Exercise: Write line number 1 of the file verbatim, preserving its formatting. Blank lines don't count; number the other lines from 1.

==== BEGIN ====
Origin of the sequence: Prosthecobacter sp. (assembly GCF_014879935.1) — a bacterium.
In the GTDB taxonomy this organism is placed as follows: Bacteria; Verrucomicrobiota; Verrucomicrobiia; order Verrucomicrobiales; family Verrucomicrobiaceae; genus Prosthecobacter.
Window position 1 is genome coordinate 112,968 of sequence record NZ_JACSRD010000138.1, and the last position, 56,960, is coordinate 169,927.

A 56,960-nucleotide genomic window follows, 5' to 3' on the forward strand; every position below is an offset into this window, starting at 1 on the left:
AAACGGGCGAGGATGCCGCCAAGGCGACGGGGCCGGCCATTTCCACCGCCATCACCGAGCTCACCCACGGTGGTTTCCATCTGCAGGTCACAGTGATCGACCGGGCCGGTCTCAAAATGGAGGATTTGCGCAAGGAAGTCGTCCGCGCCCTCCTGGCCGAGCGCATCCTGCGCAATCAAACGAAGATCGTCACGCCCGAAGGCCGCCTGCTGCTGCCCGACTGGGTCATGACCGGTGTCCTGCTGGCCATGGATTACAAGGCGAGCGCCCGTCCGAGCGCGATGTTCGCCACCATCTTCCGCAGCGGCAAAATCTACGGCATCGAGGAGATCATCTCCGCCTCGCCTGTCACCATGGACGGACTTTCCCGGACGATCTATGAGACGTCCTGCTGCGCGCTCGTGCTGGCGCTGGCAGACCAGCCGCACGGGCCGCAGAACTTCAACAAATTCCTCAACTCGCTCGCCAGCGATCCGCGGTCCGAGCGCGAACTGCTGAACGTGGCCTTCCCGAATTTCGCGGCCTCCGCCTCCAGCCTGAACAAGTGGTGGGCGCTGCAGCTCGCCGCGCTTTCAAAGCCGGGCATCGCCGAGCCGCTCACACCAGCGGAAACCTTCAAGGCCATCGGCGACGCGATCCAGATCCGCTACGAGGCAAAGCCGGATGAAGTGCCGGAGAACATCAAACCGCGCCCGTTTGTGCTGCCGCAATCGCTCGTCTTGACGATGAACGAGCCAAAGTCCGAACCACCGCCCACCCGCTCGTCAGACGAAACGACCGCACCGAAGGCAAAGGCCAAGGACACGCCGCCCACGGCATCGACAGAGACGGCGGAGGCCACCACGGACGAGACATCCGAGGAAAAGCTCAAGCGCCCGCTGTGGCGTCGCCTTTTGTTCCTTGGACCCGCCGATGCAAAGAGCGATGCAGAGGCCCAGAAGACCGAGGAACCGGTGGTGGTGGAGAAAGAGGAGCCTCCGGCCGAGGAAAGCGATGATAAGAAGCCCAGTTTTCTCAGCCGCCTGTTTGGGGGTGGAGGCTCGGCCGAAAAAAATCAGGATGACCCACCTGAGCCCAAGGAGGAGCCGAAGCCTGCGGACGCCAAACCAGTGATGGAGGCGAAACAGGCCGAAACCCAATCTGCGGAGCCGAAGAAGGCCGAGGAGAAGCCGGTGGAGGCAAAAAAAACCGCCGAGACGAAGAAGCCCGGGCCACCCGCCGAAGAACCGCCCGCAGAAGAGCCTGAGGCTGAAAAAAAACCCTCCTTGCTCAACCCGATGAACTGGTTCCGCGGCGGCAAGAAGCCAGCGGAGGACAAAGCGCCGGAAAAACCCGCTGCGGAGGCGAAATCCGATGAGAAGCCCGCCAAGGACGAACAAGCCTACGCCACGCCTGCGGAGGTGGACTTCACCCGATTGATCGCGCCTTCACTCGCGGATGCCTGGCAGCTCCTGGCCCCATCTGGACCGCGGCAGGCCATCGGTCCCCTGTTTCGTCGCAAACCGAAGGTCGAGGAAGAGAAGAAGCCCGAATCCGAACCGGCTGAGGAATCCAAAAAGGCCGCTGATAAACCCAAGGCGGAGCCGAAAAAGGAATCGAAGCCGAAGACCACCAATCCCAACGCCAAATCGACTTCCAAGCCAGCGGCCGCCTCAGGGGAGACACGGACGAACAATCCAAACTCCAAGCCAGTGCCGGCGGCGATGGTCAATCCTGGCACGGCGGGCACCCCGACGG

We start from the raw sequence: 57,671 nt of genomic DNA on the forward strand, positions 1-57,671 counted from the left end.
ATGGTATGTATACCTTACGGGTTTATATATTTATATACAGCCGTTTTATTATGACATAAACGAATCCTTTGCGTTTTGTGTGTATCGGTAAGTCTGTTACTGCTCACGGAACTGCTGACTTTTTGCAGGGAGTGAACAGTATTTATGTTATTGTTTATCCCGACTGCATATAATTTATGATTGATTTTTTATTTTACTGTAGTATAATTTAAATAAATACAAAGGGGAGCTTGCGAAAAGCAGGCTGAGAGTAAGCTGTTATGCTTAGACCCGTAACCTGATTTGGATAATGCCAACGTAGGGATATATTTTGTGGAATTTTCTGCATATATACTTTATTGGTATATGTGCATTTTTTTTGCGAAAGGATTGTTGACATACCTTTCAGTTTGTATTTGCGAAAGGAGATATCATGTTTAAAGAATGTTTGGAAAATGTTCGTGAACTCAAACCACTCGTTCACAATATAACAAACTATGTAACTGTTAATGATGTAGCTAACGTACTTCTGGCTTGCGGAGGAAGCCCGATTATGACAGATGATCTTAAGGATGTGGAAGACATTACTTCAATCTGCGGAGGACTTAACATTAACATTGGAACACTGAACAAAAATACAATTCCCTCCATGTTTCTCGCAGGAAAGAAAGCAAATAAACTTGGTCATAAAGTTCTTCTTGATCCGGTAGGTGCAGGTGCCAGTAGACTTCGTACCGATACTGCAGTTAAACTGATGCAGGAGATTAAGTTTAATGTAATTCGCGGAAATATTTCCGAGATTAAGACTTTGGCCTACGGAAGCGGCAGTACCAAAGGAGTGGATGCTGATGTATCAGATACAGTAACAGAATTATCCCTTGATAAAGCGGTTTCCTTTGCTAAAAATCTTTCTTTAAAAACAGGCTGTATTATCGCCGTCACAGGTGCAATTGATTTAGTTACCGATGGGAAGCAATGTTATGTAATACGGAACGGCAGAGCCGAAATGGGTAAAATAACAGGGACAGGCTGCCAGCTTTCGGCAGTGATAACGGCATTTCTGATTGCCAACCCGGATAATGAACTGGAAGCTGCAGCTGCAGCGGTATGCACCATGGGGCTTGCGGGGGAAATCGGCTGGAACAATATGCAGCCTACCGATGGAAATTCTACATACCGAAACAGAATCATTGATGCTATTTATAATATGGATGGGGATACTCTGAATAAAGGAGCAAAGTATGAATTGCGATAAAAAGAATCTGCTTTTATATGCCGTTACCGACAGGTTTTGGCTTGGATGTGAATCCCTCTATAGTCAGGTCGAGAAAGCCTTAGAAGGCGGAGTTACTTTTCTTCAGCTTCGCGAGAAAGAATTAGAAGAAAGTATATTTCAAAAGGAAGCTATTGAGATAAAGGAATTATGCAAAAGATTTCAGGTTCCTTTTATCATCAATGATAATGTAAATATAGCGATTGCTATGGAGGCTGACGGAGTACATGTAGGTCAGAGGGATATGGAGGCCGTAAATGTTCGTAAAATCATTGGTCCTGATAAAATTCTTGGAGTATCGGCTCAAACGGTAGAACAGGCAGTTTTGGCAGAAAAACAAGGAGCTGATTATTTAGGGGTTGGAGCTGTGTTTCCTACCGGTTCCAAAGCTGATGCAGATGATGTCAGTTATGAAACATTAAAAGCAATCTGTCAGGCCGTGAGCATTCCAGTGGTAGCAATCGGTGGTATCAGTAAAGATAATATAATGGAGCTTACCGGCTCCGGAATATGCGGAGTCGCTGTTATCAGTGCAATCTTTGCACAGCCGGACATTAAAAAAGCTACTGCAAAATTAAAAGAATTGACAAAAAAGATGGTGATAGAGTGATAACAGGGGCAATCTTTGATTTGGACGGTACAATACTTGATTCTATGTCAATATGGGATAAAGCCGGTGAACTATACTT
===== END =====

Origin of the sequence: Prosthecobacter sp. (assembly GCF_014879935.1) — a bacterium.